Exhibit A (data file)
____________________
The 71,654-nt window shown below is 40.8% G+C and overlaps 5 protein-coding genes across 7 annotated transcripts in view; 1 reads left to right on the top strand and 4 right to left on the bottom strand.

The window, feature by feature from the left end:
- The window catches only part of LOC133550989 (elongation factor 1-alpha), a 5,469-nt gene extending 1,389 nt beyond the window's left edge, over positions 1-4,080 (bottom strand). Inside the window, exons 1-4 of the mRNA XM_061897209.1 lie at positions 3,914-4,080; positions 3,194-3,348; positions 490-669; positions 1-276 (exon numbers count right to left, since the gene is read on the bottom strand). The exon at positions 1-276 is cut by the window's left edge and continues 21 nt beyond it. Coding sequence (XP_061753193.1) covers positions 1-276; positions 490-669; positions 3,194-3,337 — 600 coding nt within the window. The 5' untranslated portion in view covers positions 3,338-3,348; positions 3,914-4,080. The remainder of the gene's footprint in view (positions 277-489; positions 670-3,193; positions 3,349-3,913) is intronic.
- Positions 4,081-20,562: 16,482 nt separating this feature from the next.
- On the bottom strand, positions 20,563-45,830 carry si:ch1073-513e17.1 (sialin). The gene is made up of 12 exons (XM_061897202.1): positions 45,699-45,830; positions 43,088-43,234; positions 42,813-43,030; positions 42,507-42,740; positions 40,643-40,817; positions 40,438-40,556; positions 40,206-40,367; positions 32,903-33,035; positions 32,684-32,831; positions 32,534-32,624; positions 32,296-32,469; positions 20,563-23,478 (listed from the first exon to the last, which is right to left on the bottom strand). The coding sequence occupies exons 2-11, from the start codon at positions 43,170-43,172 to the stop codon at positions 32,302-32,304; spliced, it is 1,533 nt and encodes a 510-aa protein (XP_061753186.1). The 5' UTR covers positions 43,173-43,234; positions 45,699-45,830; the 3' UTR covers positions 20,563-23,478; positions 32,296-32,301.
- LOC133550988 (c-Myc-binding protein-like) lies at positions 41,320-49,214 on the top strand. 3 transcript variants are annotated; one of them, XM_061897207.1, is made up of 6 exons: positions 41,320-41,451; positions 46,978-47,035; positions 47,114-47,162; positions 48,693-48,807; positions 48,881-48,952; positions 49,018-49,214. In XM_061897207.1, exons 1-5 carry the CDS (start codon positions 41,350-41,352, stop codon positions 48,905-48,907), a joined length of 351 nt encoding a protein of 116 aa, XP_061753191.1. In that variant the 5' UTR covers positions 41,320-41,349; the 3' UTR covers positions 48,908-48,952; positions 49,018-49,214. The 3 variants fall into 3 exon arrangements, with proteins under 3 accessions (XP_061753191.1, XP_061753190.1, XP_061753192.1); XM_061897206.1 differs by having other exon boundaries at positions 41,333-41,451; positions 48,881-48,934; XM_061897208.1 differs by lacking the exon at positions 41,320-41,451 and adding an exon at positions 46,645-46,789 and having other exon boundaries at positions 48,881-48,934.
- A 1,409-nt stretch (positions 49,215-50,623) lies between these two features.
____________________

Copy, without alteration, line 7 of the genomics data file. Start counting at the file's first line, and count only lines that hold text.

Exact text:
- A 1,409-nt stretch (positions 49,215-50,623) lies between these two features.